Pimentel, chair of the Senate Committee on Justice and Human Rights and sponsor of Senate Joint Resolution No. 10, otherwise known as “Joint Resolution Extending the Period For Filing Of Claims For Reparation Of Human Rights Violations Victims under Republic Act No. 10368, said that the approval of the joint resolution would give martial law victims more time to file their claims for repatriation and compensation. Republic Act 10368 is known as the Human Rights Victims Reparation and Recognition Act of 2013.

Pimentel said the Human Rights Victims Claims Board (HRVCB) has encountered an unprecedented number of claims from human rights victims. Due to the sheer number of the applications, compounded by the board’s undermanned staff, the board may not be able to accomplish its duties within the period prescribed by law, he noted.

“So as not to duly prejudice our aggrieved countrymen for whom RA 10368 was primarily enacted, and to accord the HRVCB sufficient period to discharge its statutory duty, the HRVCB should be allowed to extend the period to accept human rights victims’ claims for another six months from November 10, 2014 or until May 11, 2015,” Pimentel explained.

According to the Philippine Alliance of Human Rights Advocates (PAHRA), a coalition of human rights groups, the HRVCB had received only around 29,000 claims as of October this year. PAHRA chairman Max de Mesa said the board expected about 55,000 to 90,000 more applications to be processed.

De Mesa said there were more than 7,000 undocumented human rights victims from the cursory research conducted by their group, apart from the more than 9,000 Hawaii class suit claimants. “The extension, more than the filing of claim, ensures that all human rights victims will be given access to a means of gaining redress for the sufferings and sacrifices that they endured during the Martial Law,” De Mesa said.

Pimentel, whose father, former Senate President Aquilino “Nene” Pimentel, Jr. was jailed for opposing dictator President Ferdinand Marcos during the martial law era, said that martial law victims could continue to file their claims for compensation once Senate Joint Resolution 10 and its counterpart, House Joint Resolution 16 would be enacted into law.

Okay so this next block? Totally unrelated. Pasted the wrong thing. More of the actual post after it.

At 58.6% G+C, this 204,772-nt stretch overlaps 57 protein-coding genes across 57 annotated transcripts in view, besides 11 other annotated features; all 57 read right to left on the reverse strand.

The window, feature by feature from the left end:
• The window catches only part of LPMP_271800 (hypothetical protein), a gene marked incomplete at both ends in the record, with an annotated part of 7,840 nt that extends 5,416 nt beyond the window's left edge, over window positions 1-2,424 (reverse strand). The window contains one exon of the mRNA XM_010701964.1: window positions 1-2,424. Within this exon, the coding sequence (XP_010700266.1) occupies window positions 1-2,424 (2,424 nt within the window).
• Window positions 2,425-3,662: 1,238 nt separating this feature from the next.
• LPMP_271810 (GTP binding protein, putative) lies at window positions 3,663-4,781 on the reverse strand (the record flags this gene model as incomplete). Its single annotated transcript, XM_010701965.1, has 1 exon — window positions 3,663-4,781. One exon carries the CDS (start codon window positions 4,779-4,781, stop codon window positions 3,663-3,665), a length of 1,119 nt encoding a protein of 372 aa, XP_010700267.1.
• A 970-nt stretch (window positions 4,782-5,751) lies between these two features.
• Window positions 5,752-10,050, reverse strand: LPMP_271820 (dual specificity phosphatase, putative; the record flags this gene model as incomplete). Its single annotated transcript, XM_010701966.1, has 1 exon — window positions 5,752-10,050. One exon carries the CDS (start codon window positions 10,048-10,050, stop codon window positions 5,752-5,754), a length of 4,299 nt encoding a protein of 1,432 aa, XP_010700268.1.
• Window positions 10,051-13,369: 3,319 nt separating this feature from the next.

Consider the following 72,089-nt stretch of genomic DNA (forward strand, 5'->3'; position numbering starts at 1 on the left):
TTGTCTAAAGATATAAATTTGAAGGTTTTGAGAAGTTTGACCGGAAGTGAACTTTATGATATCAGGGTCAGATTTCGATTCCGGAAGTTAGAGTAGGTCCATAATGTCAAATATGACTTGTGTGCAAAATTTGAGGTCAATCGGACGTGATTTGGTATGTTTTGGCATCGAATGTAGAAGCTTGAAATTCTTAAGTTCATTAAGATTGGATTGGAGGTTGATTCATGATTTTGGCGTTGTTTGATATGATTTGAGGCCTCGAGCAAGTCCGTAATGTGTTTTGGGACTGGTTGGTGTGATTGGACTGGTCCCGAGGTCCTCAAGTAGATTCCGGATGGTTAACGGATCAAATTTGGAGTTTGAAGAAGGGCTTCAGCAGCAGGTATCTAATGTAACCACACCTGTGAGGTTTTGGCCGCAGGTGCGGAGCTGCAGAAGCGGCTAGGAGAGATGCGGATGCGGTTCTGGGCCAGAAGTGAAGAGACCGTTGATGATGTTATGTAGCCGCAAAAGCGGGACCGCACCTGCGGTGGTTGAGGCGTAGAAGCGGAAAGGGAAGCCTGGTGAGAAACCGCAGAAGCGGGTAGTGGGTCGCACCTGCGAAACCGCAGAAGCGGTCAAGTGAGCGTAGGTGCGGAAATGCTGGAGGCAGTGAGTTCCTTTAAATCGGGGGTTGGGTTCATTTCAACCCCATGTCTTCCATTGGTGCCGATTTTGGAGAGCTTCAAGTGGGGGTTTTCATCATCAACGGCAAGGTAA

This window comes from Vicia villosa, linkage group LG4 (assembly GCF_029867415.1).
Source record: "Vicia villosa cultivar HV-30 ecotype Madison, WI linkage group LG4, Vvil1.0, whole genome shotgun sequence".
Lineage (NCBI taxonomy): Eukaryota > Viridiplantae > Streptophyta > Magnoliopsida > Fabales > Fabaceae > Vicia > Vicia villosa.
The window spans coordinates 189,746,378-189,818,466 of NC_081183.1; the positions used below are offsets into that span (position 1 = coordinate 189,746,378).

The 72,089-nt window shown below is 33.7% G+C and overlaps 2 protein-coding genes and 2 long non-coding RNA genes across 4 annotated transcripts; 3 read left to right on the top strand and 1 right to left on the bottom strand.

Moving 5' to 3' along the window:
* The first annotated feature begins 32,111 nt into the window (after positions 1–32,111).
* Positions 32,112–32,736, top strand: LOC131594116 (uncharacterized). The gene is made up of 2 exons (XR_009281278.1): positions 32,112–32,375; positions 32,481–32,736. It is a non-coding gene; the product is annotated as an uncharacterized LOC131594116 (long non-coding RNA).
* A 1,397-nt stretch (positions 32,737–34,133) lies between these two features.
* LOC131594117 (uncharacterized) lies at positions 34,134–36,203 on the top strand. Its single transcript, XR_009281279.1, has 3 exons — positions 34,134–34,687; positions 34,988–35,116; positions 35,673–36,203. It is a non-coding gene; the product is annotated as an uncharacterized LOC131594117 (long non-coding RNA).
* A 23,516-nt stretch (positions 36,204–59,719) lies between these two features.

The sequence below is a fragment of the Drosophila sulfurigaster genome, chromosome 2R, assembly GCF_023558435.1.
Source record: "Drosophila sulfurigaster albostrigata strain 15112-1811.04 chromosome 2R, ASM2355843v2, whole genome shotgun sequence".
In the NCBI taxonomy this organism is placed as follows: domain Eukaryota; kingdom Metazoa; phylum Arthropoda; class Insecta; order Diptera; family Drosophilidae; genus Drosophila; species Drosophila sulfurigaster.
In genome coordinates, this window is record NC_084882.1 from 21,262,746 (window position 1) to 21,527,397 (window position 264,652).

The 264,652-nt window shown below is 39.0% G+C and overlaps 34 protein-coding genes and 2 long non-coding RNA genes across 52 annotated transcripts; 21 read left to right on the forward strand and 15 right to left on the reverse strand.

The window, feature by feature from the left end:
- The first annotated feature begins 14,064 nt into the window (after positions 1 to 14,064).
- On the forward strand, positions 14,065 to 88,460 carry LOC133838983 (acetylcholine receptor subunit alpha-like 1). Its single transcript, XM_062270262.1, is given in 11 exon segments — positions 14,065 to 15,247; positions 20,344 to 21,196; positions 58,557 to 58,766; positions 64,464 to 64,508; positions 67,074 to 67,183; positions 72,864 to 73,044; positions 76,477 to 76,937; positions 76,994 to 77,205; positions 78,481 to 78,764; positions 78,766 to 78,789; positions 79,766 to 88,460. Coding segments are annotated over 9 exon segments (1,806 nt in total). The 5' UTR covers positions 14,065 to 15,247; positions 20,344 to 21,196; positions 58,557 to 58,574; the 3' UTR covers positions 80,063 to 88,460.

Pimentel said he asked the HRVCB to continue accepting claims even after the filing period as prescribed under the Human Rights Victims Reparation and Recognition Act of 2013 had elapsed.

* * * *

The passage of the two legislative measures belied the claims of critics that the Senate was attending only to controversial and media-heavy congressional investigations on the City Hall buildings and the Iloilo Convention Center and was neglecting its main duty of pushing for legislative and constitutional reforms.

In fact, records will show that since it began sessions last year, the Senate of the 16th Congress has acted upon 194 proposed measures, and has acted upon 56 resolutions. The legislative quality of these legislation and their benefits to the Filipino people should not be so readily dismissed.

Earlier, the Senate has ratified a package of inclusive education bills geared towards the poor, including one which is seen to provide 80,000 public high school students automatic admission and scholarship to public state universities and colleges as early as next year.

The Senate has further committed to pass a group of pro-economic bills, including the Build-Operate –Transfer Law, in time for the ASEAN Economic Community (AEC) in 2015.

The Bangsamoro Basic Law has also been receiving ample legislative attention, as based on the number of public hearings held by the Senate Committee on Peace, Unity and Reconciliation throughout relevant areas in Mindanao.

With the overwhelming media focus to the actions of the Senate Blue Ribbon Committee, it is easy to forget that the Senate is continuing on with its priority legislative agenda.

But amid such media spectacle, the Senate is simultaneously working on crafting and passing laws that will improve the Filipino way of life.   If the improvement of public satisfaction ratings for the Senate as reflected by a Social Weather Stations (SWS) survey last October is any indication, the public is aware – and supportive -  of such work being done by their senators.